PSA partner in PRIDE project, supporting safe and inclusive care for LGBTQIA+ Australians

28 June 2024


The Pharmaceutical Society of Australia (PSA) is proudly partnering with the University of Queensland (UQ) to foster inclusive and empowered primary care workforces through the Promoting queer-inclusive professional identities for diversity in primary healthcare (PRIDE co-design) project.


Funded through the Medical Research Future Fund (MRFF), the PRIDE project aims to make affirming care more accessible through a national network of empowered LGBTQIA+ practitioners and allies, building capacity of the mainstream primary care sector to address the health needs of the LGBTQIA+ community in a safe and inclusive way.


The project will work with a range of peak professional bodies to deliver tailored education to health professionals. As a PRIDE project partner, PSA will offer education and resources to help pharmacists improve the care they provide LGBTQIA+ patients, starting with a session at PSA’s national conference in August.


PSA National President Associate Professor Fei Sim FPS said there is still a long way to go to addressing health inequalities for LGBTQIA+ Australians.


“Everyone has the right to safe, affirming health care,” Associate Professor Sim said.


57% of LGBTQIA+ Australians have reported discrimination due to their sexual orientation, and almost 80% of people who are trans or gender diverse had experienced discrimination due to their gender identity. Stigma and discrimination in the health care context contributes to greater health disparities experienced by LGBTQIA+ communities and can lead to delaying or avoiding healthcare entirely.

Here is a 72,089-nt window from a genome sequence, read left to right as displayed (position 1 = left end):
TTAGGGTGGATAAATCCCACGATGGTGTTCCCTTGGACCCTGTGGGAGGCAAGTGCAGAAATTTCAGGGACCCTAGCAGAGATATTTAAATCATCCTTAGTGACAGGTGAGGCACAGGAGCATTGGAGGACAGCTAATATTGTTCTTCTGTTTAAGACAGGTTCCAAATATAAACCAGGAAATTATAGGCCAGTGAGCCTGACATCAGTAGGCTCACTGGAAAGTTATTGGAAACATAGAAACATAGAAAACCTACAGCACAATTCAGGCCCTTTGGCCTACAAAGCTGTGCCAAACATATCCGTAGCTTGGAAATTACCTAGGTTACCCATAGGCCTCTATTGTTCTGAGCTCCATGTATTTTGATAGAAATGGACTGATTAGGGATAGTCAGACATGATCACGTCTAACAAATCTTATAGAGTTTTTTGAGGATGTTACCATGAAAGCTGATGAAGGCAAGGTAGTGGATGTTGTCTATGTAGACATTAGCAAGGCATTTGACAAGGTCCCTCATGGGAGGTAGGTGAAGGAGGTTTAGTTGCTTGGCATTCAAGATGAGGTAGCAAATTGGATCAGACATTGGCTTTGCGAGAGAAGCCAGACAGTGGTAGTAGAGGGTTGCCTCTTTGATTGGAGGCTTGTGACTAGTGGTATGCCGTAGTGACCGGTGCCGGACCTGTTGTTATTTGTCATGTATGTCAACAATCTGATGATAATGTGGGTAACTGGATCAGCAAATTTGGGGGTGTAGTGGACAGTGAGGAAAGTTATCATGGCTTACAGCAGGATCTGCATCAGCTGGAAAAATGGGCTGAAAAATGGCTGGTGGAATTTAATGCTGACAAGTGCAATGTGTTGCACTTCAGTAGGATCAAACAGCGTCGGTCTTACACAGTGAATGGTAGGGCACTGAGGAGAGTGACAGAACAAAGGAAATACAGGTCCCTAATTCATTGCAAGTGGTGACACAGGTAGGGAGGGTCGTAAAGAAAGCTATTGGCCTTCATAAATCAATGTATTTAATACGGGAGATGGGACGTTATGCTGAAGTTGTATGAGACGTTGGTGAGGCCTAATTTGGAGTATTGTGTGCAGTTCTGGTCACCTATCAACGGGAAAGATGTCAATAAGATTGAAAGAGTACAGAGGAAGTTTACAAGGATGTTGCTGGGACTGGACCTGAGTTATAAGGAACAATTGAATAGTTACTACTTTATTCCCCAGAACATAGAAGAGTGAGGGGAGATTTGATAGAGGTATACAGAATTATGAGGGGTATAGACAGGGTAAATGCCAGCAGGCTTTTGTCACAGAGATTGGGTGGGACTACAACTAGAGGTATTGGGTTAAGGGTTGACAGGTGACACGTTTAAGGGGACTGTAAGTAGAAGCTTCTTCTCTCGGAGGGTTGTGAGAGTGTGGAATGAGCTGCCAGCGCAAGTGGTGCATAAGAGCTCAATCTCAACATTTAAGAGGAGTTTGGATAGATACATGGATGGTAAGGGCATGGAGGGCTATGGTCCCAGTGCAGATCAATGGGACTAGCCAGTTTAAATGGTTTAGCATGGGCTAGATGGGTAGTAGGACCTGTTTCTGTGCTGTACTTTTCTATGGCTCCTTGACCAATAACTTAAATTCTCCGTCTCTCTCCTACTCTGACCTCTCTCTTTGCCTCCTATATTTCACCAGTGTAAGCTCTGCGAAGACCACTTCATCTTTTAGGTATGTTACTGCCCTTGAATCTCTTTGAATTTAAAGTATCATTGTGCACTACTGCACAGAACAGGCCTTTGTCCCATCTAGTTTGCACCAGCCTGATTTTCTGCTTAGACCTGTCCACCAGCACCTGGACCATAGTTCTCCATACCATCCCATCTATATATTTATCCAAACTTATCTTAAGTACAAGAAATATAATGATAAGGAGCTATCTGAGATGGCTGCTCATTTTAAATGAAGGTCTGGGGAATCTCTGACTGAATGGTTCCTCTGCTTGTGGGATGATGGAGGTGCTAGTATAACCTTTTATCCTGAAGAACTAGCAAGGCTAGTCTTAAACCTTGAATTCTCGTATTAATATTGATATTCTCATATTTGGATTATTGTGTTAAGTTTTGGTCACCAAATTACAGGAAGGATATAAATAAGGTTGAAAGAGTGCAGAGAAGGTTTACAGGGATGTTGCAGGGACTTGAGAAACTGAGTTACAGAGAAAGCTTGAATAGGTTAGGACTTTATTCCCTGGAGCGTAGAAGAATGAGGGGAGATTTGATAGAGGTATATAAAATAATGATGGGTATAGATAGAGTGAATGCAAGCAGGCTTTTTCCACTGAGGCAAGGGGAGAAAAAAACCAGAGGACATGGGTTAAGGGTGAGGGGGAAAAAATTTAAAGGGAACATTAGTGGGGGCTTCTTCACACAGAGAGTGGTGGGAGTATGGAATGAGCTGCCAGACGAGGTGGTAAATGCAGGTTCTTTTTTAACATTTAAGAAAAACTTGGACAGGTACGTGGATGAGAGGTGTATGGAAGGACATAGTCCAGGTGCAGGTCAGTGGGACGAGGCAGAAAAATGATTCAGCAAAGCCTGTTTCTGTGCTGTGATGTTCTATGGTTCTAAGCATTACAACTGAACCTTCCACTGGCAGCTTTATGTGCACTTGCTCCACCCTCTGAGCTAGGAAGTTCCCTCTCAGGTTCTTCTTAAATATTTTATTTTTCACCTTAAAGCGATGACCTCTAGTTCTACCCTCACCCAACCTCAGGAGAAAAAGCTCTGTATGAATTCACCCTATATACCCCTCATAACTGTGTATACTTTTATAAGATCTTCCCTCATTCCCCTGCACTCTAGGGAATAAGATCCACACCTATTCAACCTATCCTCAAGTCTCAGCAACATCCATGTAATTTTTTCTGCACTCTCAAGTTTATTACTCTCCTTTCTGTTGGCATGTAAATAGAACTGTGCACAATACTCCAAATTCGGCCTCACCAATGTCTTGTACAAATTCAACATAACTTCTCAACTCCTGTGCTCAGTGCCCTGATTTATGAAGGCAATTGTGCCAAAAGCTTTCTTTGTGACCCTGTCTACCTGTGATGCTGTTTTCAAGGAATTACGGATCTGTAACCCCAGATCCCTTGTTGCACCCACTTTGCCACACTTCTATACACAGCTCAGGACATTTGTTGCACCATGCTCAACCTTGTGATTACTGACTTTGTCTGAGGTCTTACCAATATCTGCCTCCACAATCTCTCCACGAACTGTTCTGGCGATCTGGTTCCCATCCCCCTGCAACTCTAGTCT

“As some of the most accessible health care professionals, pharmacists have a duty of care to patients to ensure that healthcare is provided in a way that is inclusive and appropriate for all people.


“PSA strongly believes in the potential of PRIDE co-design project to have a transformative impact on the development of inclusive and affirming models of care for LGBTQIA+ people experiencing intersectional disadvantage within our health care system.


“We are proud to be working with Dr Ross and her team to provide pharmacists with the resources and training needed to promote truly person-centred care,” A/Prof Sim concluded.


PRIDE Project leader and Chief Investigator Dr Megan Ross highlighted the importance of creating a culture of safe and supportive environments for LGBTQIA+ health practitioners, too.


“Building the capacity of the primary health workforce to deliver safe and affirming care has to include creating safe and inclusive environments for health providers. Too often we see trans and queer practitioners exit the workforce, we need a culture of inclusion that supports LGBTQIA+ practitioners to remain in the workforce and provide safe and affirming care to the community,” Dr Ross said.


“Building multi-disciplinary, connected and trusted network of safe and affirming providers addresses a current gap in primary care.

“A multi-disciplinary affirming provider network will facilitate access to continuous, trustable safe and affirming care across the primary care landscape for LGBTQIA+ consumers, and support LGBTQIA+ practitioners to feel safe and supported in their workplaces.”


Delegates attending PSA24 will have the opportunity to connect with the PRIDE Project during the session Does the pharmacy profession get a rainbow tick? presented by Professor Lisa Nissen and Dr Jean Spinks on Sunday 4 August, 2024.

Media contact:   Georgia Clarke   M: 0480 099 798  E: georgia.clarke@psa.org.au